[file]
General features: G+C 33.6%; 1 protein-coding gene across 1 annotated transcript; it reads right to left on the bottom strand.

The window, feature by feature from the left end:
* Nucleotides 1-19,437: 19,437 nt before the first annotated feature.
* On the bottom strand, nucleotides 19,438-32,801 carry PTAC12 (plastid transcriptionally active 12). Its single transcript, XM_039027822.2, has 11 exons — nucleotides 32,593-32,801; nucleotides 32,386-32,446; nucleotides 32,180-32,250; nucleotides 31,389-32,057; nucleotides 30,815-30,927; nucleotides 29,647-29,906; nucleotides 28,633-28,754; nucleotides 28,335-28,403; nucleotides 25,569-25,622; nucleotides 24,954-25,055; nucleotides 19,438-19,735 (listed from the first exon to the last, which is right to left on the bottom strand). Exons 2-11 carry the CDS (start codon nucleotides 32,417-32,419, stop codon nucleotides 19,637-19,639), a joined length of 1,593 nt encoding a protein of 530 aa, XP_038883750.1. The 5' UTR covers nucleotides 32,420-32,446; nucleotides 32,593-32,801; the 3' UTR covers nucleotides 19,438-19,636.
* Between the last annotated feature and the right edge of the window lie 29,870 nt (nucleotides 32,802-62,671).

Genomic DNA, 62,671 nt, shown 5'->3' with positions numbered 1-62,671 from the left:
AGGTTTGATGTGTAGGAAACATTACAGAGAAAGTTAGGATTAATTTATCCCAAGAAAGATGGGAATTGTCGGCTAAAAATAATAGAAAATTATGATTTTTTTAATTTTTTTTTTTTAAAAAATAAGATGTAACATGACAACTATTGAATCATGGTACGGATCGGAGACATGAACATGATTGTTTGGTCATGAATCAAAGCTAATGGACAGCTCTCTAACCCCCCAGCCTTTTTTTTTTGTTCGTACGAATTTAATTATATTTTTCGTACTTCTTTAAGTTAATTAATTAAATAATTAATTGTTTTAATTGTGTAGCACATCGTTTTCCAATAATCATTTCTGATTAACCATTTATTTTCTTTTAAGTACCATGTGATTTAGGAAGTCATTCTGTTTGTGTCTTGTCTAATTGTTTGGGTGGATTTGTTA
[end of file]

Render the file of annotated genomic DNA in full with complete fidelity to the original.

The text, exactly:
General features: G+C 33.6%; 1 protein-coding gene across 1 annotated transcript; it reads right to left on the bottom strand.

The window, feature by feature from the left end:
* Nucleotides 1-19,437: 19,437 nt before the first annotated feature.
* On the bottom strand, nucleotides 19,438-32,801 carry PTAC12 (plastid transcriptionally active 12). Its single transcript, XM_039027822.2, has 11 exons — nucleotides 32,593-32,801; nucleotides 32,386-32,446; nucleotides 32,180-32,250; nucleotides 31,389-32,057; nucleotides 30,815-30,927; nucleotides 29,647-29,906; nucleotides 28,633-28,754; nucleotides 28,335-28,403; nucleotides 25,569-25,622; nucleotides 24,954-25,055; nucleotides 19,438-19,735 (listed from the first exon to the last, which is right to left on the bottom strand). Exons 2-11 carry the CDS (start codon nucleotides 32,417-32,419, stop codon nucleotides 19,637-19,639), a joined length of 1,593 nt encoding a protein of 530 aa, XP_038883750.1. The 5' UTR covers nucleotides 32,420-32,446; nucleotides 32,593-32,801; the 3' UTR covers nucleotides 19,438-19,636.
* Between the last annotated feature and the right edge of the window lie 29,870 nt (nucleotides 32,802-62,671).

Genomic DNA, 62,671 nt, shown 5'->3' with positions numbered 1-62,671 from the left:
AGGTTTGATGTGTAGGAAACATTACAGAGAAAGTTAGGATTAATTTATCCCAAGAAAGATGGGAATTGTCGGCTAAAAATAATAGAAAATTATGATTTTTTTAATTTTTTTTTTTTAAAAAATAAGATGTAACATGACAACTATTGAATCATGGTACGGATCGGAGACATGAACATGATTGTTTGGTCATGAATCAAAGCTAATGGACAGCTCTCTAACCCCCCAGCCTTTTTTTTTTGTTCGTACGAATTTAATTATATTTTTCGTACTTCTTTAAGTTAATTAATTAAATAATTAATTGTTTTAATTGTGTAGCACATCGTTTTCCAATAATCATTTCTGATTAACCATTTATTTTCTTTTAAGTACCATGTGATTTAGGAAGTCATTCTGTTTGTGTCTTGTCTAATTGTTTGGGTGGATTTGTTA